55th Wing Public Affairs
/ Published January 26, 2018
Jerrica Skipper, an artist from Carriere, Mississippi, poses for a photo next to nose art on an RC-135S Cobra Ball reconnaissance aircraft Jan. 23, 2018, inside the Benny L. Davis Maintenance Facility at Offutt Air Force Base, Neb. Skipper visited Offutt to see her design that was recently installed on the aircraft. (U.S. Air Force photo by Delanie Stafford)
A close-up of nose newly installed nose art designed by Jerrica Skipper on an RC-135S Cobra Ball reconnaissance aircraft. The design features a ball representing Earth, a purple trail with a star representing a missile, and a snake that represents an RC-135 Cobra Ball aircraft protecting the Earth. Skipper, who is from Carriere, Mississippi, visited Offutt Air Force Base, Neb. Jan. 23, 2018, to see her nose art design on the aircraft. (U.S. Air Force photo by Delanie Stafford)
An RC-135S Cobra Ball assigned to the 55th Wing here was the latest aircraft to receive nose art as part of an effort to bring back a popular tradition used during World War II where units decorated their aircraft to display unit pride.
The design’s artist, Jerrica Skipper, traveled here Jan. 23 to see the nose art, which will now be permanently displayed on the reconnaissance aircraft for years to come as it carries out missions across the world.
“It’s crazy that I was able to get this opportunity,” said Skipper. “I never thought something like this would happen to me in little Carriere, Mississippi.”
It was only by chance that she got the opportunity. It started when maintainers in the 83rd Aircraft Maintenance Unit squadron began looking for a good artist.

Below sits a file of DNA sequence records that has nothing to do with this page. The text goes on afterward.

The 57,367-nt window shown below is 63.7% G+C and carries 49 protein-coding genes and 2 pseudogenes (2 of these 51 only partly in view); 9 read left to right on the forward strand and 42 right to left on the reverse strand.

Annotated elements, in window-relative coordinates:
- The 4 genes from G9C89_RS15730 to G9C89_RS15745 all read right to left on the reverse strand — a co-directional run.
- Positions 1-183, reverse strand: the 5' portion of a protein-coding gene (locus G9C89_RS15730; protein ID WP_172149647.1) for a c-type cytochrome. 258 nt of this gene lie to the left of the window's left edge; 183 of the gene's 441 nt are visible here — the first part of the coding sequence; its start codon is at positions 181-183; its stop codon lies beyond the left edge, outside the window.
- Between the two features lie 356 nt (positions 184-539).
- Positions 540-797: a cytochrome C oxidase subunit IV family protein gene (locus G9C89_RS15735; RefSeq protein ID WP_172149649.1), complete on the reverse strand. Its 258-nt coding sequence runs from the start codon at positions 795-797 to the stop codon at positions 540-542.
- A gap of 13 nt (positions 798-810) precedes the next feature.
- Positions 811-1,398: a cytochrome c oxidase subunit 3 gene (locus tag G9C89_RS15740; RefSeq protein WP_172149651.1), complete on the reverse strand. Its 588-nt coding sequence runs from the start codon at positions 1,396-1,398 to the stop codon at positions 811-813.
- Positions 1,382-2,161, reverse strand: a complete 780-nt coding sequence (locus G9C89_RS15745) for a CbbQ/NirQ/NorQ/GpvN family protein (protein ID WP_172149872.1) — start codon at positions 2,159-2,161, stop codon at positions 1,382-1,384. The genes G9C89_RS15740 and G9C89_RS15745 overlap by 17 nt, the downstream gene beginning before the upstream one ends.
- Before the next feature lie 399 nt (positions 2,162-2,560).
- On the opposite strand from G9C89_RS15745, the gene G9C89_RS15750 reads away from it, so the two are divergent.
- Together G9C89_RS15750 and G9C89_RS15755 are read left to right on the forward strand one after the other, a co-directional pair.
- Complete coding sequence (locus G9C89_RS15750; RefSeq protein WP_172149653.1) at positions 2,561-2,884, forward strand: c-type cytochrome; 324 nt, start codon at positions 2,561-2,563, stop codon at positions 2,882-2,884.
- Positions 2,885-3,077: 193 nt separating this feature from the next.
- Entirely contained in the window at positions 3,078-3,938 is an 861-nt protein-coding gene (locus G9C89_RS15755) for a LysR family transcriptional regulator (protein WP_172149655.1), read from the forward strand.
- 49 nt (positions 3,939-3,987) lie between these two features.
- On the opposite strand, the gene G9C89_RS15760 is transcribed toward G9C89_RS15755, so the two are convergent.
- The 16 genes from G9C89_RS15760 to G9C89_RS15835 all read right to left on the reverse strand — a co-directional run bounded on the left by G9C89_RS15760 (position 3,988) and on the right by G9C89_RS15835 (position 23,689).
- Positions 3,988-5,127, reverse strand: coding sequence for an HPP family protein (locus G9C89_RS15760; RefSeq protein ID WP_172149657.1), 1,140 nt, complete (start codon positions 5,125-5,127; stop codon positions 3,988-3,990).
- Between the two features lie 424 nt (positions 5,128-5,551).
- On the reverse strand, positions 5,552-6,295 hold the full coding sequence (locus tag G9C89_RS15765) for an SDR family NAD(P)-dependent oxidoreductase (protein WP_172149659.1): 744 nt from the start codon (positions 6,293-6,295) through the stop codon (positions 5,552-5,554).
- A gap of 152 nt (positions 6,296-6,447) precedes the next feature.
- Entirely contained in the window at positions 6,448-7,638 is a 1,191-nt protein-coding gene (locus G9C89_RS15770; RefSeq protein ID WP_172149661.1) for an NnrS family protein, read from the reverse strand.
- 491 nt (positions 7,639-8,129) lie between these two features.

“After having different nose art discussions with my wife, Marcia, we reached out to her brother, Dustin Black, a Chevron engineer based in Mobile, Alabama,” said retired Air Force Master Sgt. Rick Brown who was assigned to the 83rd AMU.
Her brother, a former military service-member, also appreciated nose art. He mentioned the need for a talented artist with his colleague, who said he knew of a “brilliant” artist named Jerrica Skipper.
Once the connection was made, Brown discussed their vision with her and provided a patch previously worn by crewmembers in the 1960s and 70s. From there, she took the concept and ran with it.
Brown said the design is symbolic of the aircraft’s mission.
“The ball represents the Earth, the purple part with the star is the missile coming up from the earth and the snake, which represents the aircraft, is protecting the Earth,” Brown said.
As part of Skipper’s visit, Brown gave her a personal tour of the aircraft where she received a letter of appreciation along with mementos from the 55th Maintenance Group.
Skipper said she’s been drawing and painting since grade school and was excited to be a part of such a unique opportunity.
“I’ve always had a love for art and [mixed martial arts],” Skipper said. “It’s how I express myself; through art and fighting. I like to paint with passion and energy.”
Nose art has historically been a tradition led by maintainers. The maintainers at Offutt often work in the worst of weather, both here and deployed, to make sure 55th Wing aircraft are capable of carrying out the wing’s global intelligence, surveillance and reconnaissance missions.
Brown said nose art is important to the morale of those units.
“It instills pride and honor in the maintainers who experience the constant pressure and grind of keeping these aircraft flying,” Brown said. “Nose art is more than a piece of art – it is a symbol of the maintainers’ dedication and perseverance to ensuring freedom for all.”
Brown and his colleague, retired Senior Master Sgt. Chad Heithoff, came up with idea in 2015 with the full support of their leadership.
Col. Clayton Seale, the 55th Maintenance Group commander, said he’s glad to see the nose art program become such a success.